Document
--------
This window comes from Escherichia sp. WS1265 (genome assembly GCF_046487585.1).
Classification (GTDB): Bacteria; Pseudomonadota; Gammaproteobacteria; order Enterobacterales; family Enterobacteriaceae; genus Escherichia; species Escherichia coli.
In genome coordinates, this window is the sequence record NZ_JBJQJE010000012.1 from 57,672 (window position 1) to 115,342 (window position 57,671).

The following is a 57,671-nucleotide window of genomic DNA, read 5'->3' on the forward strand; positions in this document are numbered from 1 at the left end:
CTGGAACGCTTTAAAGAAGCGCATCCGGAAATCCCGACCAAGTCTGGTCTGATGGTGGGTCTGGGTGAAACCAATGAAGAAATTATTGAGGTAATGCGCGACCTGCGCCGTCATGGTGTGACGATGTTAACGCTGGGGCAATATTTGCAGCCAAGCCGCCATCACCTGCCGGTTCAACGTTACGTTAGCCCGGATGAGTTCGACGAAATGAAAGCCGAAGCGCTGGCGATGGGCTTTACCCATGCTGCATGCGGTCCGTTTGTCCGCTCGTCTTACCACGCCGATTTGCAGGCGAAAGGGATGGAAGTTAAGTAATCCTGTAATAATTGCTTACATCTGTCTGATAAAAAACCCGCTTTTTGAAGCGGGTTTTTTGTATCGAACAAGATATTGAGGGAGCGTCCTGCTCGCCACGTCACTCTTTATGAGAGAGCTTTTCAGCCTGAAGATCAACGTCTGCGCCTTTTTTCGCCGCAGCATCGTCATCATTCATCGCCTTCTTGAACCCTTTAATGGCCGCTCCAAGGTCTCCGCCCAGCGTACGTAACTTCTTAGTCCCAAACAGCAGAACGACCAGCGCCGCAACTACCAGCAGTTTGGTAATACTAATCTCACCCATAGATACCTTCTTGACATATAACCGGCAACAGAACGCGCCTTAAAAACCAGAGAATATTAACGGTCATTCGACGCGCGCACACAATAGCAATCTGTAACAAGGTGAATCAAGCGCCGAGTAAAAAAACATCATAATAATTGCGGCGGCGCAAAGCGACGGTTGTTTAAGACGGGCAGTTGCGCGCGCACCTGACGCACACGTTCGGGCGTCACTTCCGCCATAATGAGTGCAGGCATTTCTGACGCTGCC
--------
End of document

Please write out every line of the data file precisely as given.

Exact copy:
This window comes from Escherichia sp. WS1265 (genome assembly GCF_046487585.1).
Classification (GTDB): Bacteria; Pseudomonadota; Gammaproteobacteria; order Enterobacterales; family Enterobacteriaceae; genus Escherichia; species Escherichia coli.
In genome coordinates, this window is the sequence record NZ_JBJQJE010000012.1 from 57,672 (window position 1) to 115,342 (window position 57,671).

The following is a 57,671-nucleotide window of genomic DNA, read 5'->3' on the forward strand; positions in this document are numbered from 1 at the left end:
CTGGAACGCTTTAAAGAAGCGCATCCGGAAATCCCGACCAAGTCTGGTCTGATGGTGGGTCTGGGTGAAACCAATGAAGAAATTATTGAGGTAATGCGCGACCTGCGCCGTCATGGTGTGACGATGTTAACGCTGGGGCAATATTTGCAGCCAAGCCGCCATCACCTGCCGGTTCAACGTTACGTTAGCCCGGATGAGTTCGACGAAATGAAAGCCGAAGCGCTGGCGATGGGCTTTACCCATGCTGCATGCGGTCCGTTTGTCCGCTCGTCTTACCACGCCGATTTGCAGGCGAAAGGGATGGAAGTTAAGTAATCCTGTAATAATTGCTTACATCTGTCTGATAAAAAACCCGCTTTTTGAAGCGGGTTTTTTGTATCGAACAAGATATTGAGGGAGCGTCCTGCTCGCCACGTCACTCTTTATGAGAGAGCTTTTCAGCCTGAAGATCAACGTCTGCGCCTTTTTTCGCCGCAGCATCGTCATCATTCATCGCCTTCTTGAACCCTTTAATGGCCGCTCCAAGGTCTCCGCCCAGCGTACGTAACTTCTTAGTCCCAAACAGCAGAACGACCAGCGCCGCAACTACCAGCAGTTTGGTAATACTAATCTCACCCATAGATACCTTCTTGACATATAACCGGCAACAGAACGCGCCTTAAAAACCAGAGAATATTAACGGTCATTCGACGCGCGCACACAATAGCAATCTGTAACAAGGTGAATCAAGCGCCGAGTAAAAAAACATCATAATAATTGCGGCGGCGCAAAGCGACGGTTGTTTAAGACGGGCAGTTGCGCGCGCACCTGACGCACACGTTCGGGCGTCACTTCCGCCATAATGAGTGCAGGCATTTCTGACGCTGCC